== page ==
This year reports of similar initiatives are coming in from all over the place. This is, actually, not all that surprising: ‘Toy’ drones have become really popular, and what better way is there to hang mistletoe over people? No longer do you have to wait until you stand under the mistletoe – now you can make the mistletoe come to you – or to your friend.

One UK example is in TGI Fridays where mistletoe drones will be flying around diner’s heads this Christmas, following a trial at their Manchester store. Their promotional video from Manchester is below.

TGI Fridays say that a survey (whose? when?) has found 47% of Brits have never kissed under mistletoe – and this is their attempt to correct this.

Sadly, of course, they are doomed to fail. Why? Because that’s not mistletoe hanging from the drone – it’s plastic imitation mistletoe, and that’s hardly an inspiration to follow the traditions of the ancients! If you want to revive a tradition then surely you should start by following it! But perhaps this is TGI Fridays style – a little bit plasticky?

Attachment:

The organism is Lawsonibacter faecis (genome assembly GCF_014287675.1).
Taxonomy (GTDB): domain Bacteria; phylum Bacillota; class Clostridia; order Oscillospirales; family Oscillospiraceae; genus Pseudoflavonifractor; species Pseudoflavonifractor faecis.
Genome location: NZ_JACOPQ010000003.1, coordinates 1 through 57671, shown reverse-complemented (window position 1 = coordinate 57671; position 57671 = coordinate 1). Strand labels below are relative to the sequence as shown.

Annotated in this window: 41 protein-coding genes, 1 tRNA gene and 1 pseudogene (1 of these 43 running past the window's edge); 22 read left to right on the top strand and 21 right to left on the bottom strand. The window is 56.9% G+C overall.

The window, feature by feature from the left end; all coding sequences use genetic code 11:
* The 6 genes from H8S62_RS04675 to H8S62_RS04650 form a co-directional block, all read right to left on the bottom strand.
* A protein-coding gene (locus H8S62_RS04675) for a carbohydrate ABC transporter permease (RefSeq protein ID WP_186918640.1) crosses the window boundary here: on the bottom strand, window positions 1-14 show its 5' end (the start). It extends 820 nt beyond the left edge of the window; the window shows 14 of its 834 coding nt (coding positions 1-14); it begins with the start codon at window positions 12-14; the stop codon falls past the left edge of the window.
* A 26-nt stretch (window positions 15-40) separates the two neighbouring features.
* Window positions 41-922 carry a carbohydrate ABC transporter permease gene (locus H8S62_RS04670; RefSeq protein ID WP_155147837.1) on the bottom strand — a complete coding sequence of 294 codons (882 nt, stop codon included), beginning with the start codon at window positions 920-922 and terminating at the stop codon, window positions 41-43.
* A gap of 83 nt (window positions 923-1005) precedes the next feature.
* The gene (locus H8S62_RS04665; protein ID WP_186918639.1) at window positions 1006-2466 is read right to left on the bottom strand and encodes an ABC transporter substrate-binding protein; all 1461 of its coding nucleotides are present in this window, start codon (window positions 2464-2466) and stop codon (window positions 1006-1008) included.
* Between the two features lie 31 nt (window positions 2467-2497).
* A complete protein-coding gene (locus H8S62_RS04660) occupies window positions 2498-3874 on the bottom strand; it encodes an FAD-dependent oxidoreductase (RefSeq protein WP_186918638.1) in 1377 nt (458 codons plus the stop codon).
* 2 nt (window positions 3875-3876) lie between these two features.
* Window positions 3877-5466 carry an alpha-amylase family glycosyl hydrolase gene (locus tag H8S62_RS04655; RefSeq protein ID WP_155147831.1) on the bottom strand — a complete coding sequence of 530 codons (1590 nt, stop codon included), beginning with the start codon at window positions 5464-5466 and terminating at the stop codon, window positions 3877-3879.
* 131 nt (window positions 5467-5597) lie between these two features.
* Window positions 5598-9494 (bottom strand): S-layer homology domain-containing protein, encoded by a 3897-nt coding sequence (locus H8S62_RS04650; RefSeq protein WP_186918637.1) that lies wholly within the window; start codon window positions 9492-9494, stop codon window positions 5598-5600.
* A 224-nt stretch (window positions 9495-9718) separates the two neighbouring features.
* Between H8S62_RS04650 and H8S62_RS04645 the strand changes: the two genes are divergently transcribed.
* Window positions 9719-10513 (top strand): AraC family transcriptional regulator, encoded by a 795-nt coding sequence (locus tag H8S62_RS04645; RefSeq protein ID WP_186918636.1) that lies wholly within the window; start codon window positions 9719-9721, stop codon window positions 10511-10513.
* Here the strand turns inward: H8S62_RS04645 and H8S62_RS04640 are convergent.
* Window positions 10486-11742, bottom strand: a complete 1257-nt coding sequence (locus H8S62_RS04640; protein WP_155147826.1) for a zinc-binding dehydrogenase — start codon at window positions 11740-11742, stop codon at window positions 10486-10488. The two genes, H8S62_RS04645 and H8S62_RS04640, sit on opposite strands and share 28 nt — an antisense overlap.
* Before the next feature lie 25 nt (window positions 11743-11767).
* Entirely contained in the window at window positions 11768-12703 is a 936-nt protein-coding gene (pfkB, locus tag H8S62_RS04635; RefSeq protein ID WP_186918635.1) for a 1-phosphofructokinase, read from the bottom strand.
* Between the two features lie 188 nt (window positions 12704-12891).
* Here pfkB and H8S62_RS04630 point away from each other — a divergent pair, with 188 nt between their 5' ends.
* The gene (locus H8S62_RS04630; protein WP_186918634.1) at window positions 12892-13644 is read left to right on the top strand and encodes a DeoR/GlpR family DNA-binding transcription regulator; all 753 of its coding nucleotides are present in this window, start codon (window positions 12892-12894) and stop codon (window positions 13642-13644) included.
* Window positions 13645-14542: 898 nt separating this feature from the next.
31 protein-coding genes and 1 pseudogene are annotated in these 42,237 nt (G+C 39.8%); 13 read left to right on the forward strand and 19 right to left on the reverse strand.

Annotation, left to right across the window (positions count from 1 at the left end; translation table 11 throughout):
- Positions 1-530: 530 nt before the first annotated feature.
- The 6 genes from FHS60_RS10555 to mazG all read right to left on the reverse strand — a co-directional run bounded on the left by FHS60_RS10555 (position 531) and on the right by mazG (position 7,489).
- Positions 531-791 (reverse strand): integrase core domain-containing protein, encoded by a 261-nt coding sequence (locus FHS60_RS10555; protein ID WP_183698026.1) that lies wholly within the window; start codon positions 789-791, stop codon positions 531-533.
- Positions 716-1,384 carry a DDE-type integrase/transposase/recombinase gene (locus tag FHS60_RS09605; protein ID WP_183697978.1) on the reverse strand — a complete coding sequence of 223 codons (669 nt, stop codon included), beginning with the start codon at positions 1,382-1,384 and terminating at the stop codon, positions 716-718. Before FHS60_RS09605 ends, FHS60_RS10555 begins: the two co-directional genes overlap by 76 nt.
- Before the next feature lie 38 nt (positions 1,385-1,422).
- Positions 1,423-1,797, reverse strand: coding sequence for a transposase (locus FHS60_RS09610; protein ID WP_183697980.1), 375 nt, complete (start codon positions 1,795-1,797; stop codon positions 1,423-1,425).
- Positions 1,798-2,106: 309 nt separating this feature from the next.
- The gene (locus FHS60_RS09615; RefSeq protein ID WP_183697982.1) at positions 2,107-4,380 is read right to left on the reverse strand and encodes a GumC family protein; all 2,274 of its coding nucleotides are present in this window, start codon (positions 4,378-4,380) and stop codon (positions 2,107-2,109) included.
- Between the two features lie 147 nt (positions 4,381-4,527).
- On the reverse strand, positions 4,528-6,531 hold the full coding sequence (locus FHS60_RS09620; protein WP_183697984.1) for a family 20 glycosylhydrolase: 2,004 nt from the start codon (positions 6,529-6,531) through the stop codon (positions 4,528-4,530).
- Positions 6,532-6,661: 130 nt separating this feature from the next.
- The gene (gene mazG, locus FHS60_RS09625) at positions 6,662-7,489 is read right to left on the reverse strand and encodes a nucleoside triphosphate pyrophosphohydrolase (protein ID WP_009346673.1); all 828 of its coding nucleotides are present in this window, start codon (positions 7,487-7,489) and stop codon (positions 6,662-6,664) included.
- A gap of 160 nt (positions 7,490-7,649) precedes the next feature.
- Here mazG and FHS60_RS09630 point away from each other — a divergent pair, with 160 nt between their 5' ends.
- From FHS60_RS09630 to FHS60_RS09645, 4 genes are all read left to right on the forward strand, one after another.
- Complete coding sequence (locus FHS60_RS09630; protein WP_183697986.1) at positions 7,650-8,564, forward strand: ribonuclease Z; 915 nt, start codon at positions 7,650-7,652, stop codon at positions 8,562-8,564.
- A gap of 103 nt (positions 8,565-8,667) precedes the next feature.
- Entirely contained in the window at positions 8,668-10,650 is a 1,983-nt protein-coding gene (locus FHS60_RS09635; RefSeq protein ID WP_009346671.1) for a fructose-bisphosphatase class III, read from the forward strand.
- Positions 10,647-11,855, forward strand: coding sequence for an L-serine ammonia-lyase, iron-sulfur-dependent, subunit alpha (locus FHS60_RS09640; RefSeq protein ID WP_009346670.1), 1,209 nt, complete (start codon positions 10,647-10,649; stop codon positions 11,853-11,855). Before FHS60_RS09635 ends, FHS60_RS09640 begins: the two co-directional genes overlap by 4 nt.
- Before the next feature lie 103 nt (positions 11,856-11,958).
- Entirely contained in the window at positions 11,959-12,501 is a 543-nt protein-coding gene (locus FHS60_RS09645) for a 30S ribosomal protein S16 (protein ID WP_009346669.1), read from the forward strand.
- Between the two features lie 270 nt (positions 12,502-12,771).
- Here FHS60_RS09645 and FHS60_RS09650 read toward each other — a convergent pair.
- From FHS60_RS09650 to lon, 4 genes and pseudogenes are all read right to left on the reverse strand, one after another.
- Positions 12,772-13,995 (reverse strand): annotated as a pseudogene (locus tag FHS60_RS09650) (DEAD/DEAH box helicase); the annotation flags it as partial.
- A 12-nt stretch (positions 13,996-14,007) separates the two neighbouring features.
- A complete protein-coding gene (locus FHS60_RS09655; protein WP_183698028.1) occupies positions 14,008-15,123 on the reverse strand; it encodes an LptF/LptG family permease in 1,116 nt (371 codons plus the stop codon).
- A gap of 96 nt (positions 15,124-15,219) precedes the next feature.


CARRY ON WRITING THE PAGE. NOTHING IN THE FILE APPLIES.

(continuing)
Drone used for mistletoe surveying in the Cayman Islands

Drone used for mistletoe surveying in the Cayman Islands

Now, talking of real mistletoe, here’s a story of a proper mistletoe drone – this time a serious story using drones to survey mistletoe. The mistletoe concerned is Dendropemon caymanensis, a rare mistletoe endemic to Little Cayman, one of the Cayman Islands.

Last summer the local Department of Environment teamed up with staff from Kew Gardens in the UK to spot and map out the species by flying a camera drone over the forests it grows in – this being a much quicker way than going in on foot and having to look at every tree. Full details of the project (which completed this summer) are here.  Note (left) the rather more sophisticated drone they are using!